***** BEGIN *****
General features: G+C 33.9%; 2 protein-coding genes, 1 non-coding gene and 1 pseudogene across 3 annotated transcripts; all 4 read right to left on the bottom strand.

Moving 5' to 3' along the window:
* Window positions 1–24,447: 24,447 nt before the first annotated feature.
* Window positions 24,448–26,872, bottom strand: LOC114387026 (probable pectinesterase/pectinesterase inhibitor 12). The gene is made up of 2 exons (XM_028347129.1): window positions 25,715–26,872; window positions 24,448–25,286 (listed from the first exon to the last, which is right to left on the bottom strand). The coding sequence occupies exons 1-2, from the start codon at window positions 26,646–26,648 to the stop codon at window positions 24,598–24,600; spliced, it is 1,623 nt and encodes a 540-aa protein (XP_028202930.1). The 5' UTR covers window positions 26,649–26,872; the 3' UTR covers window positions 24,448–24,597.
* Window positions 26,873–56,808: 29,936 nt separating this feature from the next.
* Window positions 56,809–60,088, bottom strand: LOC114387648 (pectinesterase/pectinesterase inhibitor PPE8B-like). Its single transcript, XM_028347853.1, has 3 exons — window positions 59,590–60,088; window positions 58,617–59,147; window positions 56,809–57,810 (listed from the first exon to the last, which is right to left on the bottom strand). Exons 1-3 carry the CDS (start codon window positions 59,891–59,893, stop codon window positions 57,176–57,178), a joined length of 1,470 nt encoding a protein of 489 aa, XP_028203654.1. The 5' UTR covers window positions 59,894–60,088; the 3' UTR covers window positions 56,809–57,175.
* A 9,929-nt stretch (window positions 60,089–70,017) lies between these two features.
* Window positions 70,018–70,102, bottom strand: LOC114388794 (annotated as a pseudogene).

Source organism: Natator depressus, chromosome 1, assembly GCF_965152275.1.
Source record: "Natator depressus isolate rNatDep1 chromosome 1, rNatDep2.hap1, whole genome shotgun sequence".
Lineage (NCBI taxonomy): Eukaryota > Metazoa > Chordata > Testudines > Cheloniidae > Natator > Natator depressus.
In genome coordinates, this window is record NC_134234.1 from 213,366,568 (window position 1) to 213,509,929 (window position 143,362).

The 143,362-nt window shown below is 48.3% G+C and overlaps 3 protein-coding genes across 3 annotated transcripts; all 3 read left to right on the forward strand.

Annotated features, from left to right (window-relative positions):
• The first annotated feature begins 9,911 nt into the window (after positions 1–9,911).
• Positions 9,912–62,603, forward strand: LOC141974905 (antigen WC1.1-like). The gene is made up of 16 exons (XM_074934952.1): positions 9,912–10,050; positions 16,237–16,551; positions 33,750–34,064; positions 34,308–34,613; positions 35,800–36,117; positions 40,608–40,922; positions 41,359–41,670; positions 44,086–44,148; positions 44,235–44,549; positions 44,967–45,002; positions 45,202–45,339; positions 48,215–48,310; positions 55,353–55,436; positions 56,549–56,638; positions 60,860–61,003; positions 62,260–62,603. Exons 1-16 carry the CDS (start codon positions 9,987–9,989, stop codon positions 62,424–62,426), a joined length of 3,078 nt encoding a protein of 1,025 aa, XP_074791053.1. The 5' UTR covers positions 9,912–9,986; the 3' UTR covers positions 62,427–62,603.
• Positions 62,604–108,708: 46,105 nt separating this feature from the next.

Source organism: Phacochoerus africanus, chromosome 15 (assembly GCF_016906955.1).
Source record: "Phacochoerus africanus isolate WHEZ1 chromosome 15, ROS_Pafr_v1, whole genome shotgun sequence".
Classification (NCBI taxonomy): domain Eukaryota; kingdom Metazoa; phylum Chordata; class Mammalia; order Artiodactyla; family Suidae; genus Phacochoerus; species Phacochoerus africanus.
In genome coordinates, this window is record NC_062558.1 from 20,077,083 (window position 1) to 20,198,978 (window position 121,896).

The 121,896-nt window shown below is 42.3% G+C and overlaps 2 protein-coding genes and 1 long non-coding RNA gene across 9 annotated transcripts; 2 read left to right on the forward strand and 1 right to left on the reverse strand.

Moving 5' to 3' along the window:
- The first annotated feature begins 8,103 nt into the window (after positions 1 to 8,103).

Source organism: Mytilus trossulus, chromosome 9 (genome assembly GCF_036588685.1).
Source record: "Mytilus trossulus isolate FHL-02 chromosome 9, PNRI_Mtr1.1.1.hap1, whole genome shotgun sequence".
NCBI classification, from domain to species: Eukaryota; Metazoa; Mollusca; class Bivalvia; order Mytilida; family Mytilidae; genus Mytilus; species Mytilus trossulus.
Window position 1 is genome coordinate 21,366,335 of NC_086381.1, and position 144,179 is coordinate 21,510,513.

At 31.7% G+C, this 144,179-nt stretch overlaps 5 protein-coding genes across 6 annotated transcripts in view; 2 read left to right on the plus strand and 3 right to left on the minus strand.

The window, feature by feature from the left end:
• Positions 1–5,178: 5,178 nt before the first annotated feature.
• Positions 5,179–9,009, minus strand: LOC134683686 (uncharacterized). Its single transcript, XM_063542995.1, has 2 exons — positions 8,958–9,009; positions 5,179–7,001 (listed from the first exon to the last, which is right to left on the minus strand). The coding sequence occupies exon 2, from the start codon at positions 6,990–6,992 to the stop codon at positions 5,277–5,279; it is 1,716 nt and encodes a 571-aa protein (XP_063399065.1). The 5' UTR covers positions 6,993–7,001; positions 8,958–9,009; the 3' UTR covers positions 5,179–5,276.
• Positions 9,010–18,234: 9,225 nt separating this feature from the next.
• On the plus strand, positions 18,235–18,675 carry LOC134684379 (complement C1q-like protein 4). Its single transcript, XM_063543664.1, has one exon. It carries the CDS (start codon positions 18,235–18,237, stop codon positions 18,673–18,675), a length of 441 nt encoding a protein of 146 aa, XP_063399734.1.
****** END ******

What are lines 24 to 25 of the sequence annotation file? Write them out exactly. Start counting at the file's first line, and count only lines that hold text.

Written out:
- The first annotated feature begins 8,103 nt into the window (after positions 1 to 8,103).

Source organism: Mytilus trossulus, chromosome 9 (genome assembly GCF_036588685.1).